Experimental apparatus for the double-slit with a two-lobed laser mode.

Single Photons Are Still Photons: “Wave-particle dualism and complementarity unraveled by a different mode”

In which we do a little ResearchBlogging, taking a look at a slightly confusing paper putting a new twist on the double-slit experiment. ———— I’m off to California this afternoon, spending the rest of the week at DAMOP in Pasadena (not presenting this year, just hanging out to see the coolest new stuff in Atomic, […]

What’s So Interesting About Extreme Lasers?

The second in the DAMOP research categories I talked about is “Extreme Lasers,” a name I was somewhat hesitant to use, as every time I see “Extreme [noun],” I get a flash of Stephen Colbert doing air guitar. It is, however, the appropriate term, because these laser systems push the limits of what’s possible both […]

What’s So Interesting About Ultracold Matter?

The first of the five categories of active research at DAMOP that I described in yesterday’s post is “Ultracold Matter.” The starting point for this category of research is laser cooling to get a gas of atoms down to microkelvin temperatures (that is, a few millionths of a degree above absolute zero. Evaporative cooling can […]

What’s So Interesting About AMO Physics?

That’s the title of my slightly insane talk at the DAMOP (Division of Atomic, Molecular, and Optical Physics of the American Physical Society) conference a couple of weeks ago, summarizing current topics of interest in Atomic, Molecular, and Optical Physics. I’ll re-embed the slides at the end of this post, for anyone who missed my […]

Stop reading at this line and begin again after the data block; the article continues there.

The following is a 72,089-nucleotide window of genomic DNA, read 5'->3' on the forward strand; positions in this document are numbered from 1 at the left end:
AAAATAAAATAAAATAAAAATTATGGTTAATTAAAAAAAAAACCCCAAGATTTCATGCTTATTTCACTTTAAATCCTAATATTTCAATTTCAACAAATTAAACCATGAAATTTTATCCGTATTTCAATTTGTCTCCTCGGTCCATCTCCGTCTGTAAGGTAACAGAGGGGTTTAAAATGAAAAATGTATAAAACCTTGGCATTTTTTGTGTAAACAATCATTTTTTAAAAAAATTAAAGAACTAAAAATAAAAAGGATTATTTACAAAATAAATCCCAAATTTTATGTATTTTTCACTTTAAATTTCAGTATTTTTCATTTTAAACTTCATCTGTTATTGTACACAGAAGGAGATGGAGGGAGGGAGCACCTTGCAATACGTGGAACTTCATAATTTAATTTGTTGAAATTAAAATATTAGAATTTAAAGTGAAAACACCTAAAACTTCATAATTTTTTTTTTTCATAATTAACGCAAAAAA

The Status of Simulations

Most of what would ordinarily be blogging time this morning got used up writing a response to a question at the Physics Stack Exchange. But having put all that effort in over there, I might as well put it to use here, too… The question comes from a person who did a poster on terminology […]

Indirect Excitation Control: Ultrafast Quantum Gates for Single Atomic Qubits

Last week, John Baez posted a report on a seminar by Dzimitry Matsukevich on ion trap quantum information issues. In the middle of this, he writes: Once our molecular ions are cold, how can we get them into specific desired states? Use a mode locked pulsed laser to drive stimulated Raman transitions. Huh? As far […]

Bunches and Antibunches of Atoms: Hanbury Brown and Twiss Effects in Ultracold Atoms

Two papers in one post this time out. One of these was brought to my attention by Joerg Heber, the other I was reminded of when checking some information for last week’s mathematical post on photons. They fit extremely well together though, and both relate to the photon correlation stuff I was talking about last […]

High Excitement in Review: “Quantum information with Rydberg atoms”

I’m a big fan of review articles. For those not in academic science, “review article” means a long (tens of pages) paper collecting together the important results of some field of science, and presenting an overview of the whole thing. These vary somewhat in just how specific they are– some deal with both experiment and […]

Measuring Temperature by Counting Atoms: “Suppressed Fluctuations in Fermi Gases”

When one of the most recent issues of Physical Review Letters hit my inbox, I immediately flagged these two papers as something to write up for ResearchBlogging. This I looked at the accompanying viewpoint in Physics, and discovered that Chris Westbrook already did most of the work for me. And, as a bonus, you can […]

Holy Grails of Science

With the rumors of a Higgs Boson detected at Fermilab now getting the sort of official denial that in politics would mean the rumors were about to be confirmed in spectacular fashion, it’s looking like we’ll have to wait a little while longer before the next “Holy Grail” of physics gets discovered. Strictly speaking, the […]